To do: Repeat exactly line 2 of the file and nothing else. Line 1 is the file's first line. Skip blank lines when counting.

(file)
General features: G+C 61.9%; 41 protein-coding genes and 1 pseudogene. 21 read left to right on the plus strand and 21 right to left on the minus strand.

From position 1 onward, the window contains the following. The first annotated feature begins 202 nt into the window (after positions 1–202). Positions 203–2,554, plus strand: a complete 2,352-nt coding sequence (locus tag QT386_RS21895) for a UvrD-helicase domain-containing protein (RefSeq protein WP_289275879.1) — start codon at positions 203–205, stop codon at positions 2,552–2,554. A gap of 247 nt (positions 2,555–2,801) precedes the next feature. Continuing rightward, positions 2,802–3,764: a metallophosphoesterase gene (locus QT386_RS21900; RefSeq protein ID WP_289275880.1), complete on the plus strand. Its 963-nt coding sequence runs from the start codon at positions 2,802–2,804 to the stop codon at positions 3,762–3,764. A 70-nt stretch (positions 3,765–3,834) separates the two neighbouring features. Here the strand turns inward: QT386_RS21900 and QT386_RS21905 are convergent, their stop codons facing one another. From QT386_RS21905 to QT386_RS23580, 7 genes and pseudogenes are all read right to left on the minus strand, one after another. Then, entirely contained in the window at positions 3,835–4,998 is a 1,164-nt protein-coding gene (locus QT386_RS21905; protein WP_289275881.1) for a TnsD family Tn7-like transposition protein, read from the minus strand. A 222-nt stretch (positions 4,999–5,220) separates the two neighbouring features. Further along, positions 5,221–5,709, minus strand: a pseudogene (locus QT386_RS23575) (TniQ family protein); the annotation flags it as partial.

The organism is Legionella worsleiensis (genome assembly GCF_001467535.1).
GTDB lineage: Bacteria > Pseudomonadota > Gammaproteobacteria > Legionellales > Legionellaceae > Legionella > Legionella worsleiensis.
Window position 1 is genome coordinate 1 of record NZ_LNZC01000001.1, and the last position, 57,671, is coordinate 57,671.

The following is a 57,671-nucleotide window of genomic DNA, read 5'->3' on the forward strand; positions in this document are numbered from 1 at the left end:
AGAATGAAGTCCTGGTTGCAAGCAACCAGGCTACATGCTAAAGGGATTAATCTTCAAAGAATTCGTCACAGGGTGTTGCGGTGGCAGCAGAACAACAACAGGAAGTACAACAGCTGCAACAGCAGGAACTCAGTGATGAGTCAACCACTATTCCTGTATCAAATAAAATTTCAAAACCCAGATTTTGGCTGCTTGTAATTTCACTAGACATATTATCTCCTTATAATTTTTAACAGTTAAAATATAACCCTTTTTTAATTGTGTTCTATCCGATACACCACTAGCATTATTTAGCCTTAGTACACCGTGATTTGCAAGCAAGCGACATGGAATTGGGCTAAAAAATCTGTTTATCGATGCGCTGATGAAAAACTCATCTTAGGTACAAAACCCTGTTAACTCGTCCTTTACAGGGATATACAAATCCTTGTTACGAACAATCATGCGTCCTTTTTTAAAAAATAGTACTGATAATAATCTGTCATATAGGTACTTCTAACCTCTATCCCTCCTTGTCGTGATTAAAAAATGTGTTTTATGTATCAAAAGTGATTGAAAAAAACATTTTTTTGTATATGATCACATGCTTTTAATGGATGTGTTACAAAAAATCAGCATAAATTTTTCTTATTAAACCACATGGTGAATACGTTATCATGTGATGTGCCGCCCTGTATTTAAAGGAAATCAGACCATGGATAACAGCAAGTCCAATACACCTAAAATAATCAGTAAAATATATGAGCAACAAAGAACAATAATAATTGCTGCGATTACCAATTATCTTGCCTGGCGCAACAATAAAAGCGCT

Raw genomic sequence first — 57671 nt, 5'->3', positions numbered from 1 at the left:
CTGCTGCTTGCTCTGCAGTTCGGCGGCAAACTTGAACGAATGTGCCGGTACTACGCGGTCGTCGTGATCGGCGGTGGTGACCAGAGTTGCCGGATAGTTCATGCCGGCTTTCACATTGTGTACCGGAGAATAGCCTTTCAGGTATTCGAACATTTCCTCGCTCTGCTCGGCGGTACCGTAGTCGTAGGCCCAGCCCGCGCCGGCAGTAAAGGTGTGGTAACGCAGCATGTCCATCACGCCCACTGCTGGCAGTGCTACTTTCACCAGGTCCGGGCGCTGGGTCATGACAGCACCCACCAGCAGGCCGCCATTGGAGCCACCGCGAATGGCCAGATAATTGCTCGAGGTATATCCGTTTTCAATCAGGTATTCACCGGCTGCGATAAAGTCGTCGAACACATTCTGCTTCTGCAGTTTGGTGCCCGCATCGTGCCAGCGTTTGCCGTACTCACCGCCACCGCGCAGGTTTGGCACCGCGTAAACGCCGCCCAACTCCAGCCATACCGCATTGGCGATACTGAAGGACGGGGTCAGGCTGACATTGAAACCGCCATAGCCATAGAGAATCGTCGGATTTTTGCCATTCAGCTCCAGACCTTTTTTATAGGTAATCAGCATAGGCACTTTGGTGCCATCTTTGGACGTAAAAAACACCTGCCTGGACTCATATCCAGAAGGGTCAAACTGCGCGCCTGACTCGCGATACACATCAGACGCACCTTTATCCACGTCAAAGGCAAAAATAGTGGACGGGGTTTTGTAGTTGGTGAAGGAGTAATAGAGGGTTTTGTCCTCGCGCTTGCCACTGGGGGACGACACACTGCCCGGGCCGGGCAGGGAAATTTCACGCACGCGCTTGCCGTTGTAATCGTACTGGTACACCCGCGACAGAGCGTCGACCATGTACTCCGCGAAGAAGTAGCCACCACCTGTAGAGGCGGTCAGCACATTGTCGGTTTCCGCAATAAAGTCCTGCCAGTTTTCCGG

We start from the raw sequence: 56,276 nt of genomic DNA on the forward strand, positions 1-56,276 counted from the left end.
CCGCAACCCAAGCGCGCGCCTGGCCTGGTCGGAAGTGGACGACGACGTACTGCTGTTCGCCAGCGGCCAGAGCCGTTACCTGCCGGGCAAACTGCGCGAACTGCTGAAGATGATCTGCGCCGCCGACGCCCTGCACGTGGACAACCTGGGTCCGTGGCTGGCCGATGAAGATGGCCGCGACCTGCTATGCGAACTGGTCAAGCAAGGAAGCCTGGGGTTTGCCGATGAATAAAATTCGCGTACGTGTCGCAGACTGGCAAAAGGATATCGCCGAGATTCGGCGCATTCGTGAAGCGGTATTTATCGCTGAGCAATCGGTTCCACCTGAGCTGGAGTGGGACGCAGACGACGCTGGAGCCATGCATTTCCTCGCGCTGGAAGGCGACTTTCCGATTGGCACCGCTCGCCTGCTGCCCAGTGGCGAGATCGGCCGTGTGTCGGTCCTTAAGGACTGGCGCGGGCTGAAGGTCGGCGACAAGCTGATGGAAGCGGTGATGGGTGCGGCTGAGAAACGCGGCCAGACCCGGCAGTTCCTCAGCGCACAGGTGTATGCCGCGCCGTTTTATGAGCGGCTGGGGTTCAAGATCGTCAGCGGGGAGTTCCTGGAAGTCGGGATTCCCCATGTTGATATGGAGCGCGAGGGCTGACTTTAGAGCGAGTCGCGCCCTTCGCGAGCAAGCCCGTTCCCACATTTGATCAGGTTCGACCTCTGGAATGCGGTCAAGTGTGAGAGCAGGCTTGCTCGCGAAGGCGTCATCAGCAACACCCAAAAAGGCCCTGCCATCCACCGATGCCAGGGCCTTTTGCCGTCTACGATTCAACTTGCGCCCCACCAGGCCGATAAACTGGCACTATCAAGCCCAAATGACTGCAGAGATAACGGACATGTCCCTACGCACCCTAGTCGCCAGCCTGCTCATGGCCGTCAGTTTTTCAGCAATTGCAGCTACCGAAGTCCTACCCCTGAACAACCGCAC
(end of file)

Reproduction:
From position 1 onward, the window contains the following. The first annotated feature begins 202 nt into the window (after positions 1–202). Positions 203–2,554, plus strand: a complete 2,352-nt coding sequence (locus tag QT386_RS21895) for a UvrD-helicase domain-containing protein (RefSeq protein WP_289275879.1) — start codon at positions 203–205, stop codon at positions 2,552–2,554. A gap of 247 nt (positions 2,555–2,801) precedes the next feature. Continuing rightward, positions 2,802–3,764: a metallophosphoesterase gene (locus QT386_RS21900; RefSeq protein ID WP_289275880.1), complete on the plus strand. Its 963-nt coding sequence runs from the start codon at positions 2,802–2,804 to the stop codon at positions 3,762–3,764. A 70-nt stretch (positions 3,765–3,834) separates the two neighbouring features. Here the strand turns inward: QT386_RS21900 and QT386_RS21905 are convergent, their stop codons facing one another. From QT386_RS21905 to QT386_RS23580, 7 genes and pseudogenes are all read right to left on the minus strand, one after another. Then, entirely contained in the window at positions 3,835–4,998 is a 1,164-nt protein-coding gene (locus QT386_RS21905; protein WP_289275881.1) for a TnsD family Tn7-like transposition protein, read from the minus strand. A 222-nt stretch (positions 4,999–5,220) separates the two neighbouring features. Further along, positions 5,221–5,709, minus strand: a pseudogene (locus QT386_RS23575) (TniQ family protein); the annotation flags it as partial.